Girl Scout Wannabe

My husband was supposed to return tonight, but that’s out of the question now.  We’re being socked with a heavy snowstorm.  It’s simply not safe to travel the 3 hours from the Manchester NH airport to our house in Maine (even if his flight is not canceled, which it probably will be).  Assuming the roads will be passable, it would in any case take much longer than the three hours’ travel time due to the necessity of driving extra slowly and cautiously.

It started snowing at 9 a.m. and isn’t supposed to stop until 5 a.m. tomorrow morning.  Right now the snow is coming down at a rate of 1″ per hour, and it’s supposed to get especially heavy this afternoon.

It’s just me and my dog, in my house in the woods, in the middle of nowhere, in a blizzard.

Last night, in preparation for the storm,  I drove 30 miles to the nearest market.  It was cold as heck outside (-8 F) but it was clear and the roads were dry, so I figured it was now or never.  As I passed Shawnee Peak, I couldn’t believe the amount of people night-skiing under the lights.  More than thirty years ago I skied in Colorado in +7 degree weather, and I still remember how cold that felt!  That was 15 degrees warmer than last night.  Mainers are certainly hardy souls!

The moon shone so brightly, I wouldn’t have needed headlights.

I also stopped to fill up the car with gas.  In such cold weather, it would have been an impossible task without gloves to grip the frozen metal nozzle – I had one of those annoying broken ones that wouldn’t lock into place and you had to keep it pressed down in order to fill up the car.  Ditto for grasping the steel shopping carts at the market – they were all parked outside.

As soon as I got back home I put away my mittens, and put on suede and shearling work gloves.  I went out to the shed and brought in several armloads of wood – about 6 trips’ worth that weighed a few hundred pounds.  Now even if it snows for 2 days, I can avoid going outside to refuel.

This morning, just as the snow began, I drove to the post office to pick up the mail.  I’m glad I didn’t tarry, since shortly after I got back home the snow started falling in earnest, and the roads are now dangerous.

I’m not scared to be up here alone (okay, I have my limits – I won’t be watching the movie “Deliverance” anytime soon).  The key seems to be advance preparation, enjoying simple pursuits such as reading, and a sense of adventure.  But it is a little extreme, I must admit; there is certainly more to this story.  I mean, normal people my age, especially most Orthodox Jewish women, just don’t do crazy stuff like this.  (And few have husbands who are so tolerant.)

I admit it, a certain part of me wants to “prove” my independence (to myself, not others) on a grand and heroic scale.  Which is ridiculous, because in general  I am an independent person  and manage just fine on a typical day, thank you.  I think this need of mine is a knee-jerk reaction to the fallout from taking care of our elderly parents for the few years before they passed away.  Is there anything more traumatic, terrifying, and demeaning than losing one’s independence, and being dependent on others for one’s most basic needs?  Is there anything sadder than to see one’s parent, someone who throughout one’s childhood was one’s rock and personification of strength and power,  so diminished?  Being surrounded by frailty only heightened my awareness of how tenuous life is, and how speedily time is marching on.  I have an exaggerated need to live independently because I am on a race against time, and the inevitability of dependence and loss of personal freedoms.  I’m pushing myself to new limits, trying and experiencing new things, no matter how out of character it might seem.  Spiritually speaking, it’s a ridiculous attempt.  Because who are we without HaShem? While we might have a psychological need to feel we have control over our own lives, who are we kidding?  The minute we forget Who is really in control is the moment that He will remind us, and it isn’t always a pretty picture.  It’s a conundrum, filled with not just a little ego:  I want to live life at its fullest on my own terms in a way that HaShem will allow . . . before I’m robbed of that choice.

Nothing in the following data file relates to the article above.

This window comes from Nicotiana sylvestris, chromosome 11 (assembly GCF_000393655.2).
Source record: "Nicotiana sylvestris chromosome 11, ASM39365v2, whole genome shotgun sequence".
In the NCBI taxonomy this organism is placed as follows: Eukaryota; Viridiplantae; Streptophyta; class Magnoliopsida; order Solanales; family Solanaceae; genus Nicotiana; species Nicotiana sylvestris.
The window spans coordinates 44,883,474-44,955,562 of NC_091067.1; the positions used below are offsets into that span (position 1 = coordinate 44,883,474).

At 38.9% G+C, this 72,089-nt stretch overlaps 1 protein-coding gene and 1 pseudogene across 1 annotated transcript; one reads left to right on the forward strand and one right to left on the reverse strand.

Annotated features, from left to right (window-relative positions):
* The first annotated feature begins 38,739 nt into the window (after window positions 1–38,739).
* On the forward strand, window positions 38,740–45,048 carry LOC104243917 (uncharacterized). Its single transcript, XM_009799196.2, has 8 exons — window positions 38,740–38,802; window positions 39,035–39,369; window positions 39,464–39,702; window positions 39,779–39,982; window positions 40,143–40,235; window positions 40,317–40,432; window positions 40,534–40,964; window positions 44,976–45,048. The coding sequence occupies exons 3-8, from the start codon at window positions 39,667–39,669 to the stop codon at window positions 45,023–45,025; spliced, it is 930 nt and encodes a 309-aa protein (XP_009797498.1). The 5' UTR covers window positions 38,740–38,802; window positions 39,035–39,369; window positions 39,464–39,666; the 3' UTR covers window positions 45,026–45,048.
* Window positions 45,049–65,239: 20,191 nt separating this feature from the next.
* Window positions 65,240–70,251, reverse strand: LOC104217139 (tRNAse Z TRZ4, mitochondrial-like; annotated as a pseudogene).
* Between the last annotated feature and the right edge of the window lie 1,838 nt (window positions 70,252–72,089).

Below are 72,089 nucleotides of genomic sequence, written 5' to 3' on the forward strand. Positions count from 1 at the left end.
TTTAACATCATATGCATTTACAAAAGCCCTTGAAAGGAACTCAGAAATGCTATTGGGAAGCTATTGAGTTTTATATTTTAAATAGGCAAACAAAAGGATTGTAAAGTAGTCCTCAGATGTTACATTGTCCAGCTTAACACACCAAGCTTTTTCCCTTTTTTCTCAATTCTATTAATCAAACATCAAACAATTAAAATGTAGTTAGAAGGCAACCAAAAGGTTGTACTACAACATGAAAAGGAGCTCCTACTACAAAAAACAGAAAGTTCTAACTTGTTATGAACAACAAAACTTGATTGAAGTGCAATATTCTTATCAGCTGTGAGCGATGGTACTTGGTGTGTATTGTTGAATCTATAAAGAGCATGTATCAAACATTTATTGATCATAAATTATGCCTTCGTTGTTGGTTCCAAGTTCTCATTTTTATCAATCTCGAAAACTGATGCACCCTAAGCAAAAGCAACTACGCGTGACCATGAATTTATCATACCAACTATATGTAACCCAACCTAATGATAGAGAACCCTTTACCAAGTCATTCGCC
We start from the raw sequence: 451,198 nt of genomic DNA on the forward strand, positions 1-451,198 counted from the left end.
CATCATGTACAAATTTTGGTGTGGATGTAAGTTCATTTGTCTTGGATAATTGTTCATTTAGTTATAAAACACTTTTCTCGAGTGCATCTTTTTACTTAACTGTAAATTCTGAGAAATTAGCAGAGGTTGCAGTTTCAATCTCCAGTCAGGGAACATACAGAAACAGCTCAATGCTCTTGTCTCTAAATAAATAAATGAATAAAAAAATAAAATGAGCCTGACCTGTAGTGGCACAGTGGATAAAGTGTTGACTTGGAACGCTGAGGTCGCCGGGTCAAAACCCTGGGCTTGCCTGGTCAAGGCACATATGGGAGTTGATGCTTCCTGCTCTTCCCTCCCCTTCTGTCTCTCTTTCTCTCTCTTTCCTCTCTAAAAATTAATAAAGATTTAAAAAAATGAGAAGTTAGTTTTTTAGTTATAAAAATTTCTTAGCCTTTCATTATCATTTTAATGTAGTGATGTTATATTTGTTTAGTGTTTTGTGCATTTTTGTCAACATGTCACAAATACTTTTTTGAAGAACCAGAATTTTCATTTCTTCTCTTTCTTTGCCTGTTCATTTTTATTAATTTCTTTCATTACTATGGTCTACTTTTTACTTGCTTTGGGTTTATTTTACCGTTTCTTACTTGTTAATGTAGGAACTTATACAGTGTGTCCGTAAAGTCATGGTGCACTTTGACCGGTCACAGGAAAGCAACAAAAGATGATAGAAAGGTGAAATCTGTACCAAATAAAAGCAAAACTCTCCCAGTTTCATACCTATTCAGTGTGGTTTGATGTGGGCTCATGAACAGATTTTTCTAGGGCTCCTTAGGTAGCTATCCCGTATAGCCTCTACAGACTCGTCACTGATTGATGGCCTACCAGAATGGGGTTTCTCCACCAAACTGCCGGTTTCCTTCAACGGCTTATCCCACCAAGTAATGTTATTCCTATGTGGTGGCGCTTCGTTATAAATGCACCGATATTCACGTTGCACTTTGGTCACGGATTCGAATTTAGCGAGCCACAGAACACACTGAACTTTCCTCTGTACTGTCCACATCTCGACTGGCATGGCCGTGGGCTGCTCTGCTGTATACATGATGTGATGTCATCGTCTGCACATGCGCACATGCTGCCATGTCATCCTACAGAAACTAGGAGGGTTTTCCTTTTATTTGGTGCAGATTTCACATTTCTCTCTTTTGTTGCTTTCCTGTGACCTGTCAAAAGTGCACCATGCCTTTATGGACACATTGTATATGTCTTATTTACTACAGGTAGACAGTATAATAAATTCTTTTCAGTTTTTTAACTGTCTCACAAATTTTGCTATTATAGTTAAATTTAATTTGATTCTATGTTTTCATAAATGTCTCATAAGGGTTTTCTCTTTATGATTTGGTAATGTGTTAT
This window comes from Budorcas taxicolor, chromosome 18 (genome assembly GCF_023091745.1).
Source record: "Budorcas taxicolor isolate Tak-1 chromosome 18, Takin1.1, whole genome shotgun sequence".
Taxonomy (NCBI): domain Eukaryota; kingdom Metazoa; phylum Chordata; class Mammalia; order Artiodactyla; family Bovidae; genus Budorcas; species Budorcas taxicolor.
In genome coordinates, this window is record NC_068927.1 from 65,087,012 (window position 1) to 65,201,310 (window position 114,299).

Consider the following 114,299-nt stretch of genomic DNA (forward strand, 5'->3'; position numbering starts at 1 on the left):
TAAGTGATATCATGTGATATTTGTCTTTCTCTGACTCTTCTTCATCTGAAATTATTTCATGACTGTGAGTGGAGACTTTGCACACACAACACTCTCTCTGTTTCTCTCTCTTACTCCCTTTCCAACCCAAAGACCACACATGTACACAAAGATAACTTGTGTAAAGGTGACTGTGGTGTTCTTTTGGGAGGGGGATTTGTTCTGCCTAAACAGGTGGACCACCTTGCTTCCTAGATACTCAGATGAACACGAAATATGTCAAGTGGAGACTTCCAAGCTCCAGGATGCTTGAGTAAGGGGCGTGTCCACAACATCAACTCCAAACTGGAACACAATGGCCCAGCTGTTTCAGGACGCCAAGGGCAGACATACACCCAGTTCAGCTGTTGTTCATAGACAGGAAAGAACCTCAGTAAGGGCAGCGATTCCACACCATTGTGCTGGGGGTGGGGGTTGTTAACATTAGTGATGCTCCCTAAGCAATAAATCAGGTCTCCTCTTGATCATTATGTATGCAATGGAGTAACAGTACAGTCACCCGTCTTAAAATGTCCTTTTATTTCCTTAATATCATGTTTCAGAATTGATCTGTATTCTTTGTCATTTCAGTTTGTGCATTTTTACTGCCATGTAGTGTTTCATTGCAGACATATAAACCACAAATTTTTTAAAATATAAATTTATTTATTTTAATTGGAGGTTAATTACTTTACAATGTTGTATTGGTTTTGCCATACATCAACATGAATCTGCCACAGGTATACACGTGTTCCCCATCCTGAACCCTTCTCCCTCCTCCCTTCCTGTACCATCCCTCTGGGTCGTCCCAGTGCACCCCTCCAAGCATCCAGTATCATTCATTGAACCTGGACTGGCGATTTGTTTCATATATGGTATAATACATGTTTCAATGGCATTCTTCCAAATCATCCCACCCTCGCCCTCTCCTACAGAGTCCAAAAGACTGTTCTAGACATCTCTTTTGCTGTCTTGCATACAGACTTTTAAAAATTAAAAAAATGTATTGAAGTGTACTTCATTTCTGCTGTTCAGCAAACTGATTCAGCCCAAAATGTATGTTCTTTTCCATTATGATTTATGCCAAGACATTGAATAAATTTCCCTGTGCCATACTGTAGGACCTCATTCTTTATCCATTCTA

The snow continues to fall . . .

Food?   . . . Check!

Fuel?  . . . Check!

Shelter?   . . . Check!

Emergency supplies?  . . . Check!

Margarita mix and tequila?  . . . Check!

One response to this post.

  1. Posted by saara on January 19, 2011 at 3:54 pm

    margarita mix… lol!

    btw, in RI and MA all of the pumps are ‘broken’ like that — it’s illegal for them to have that piece to keep the pump running.
    dunno about the laws up there 🙂

    Reply

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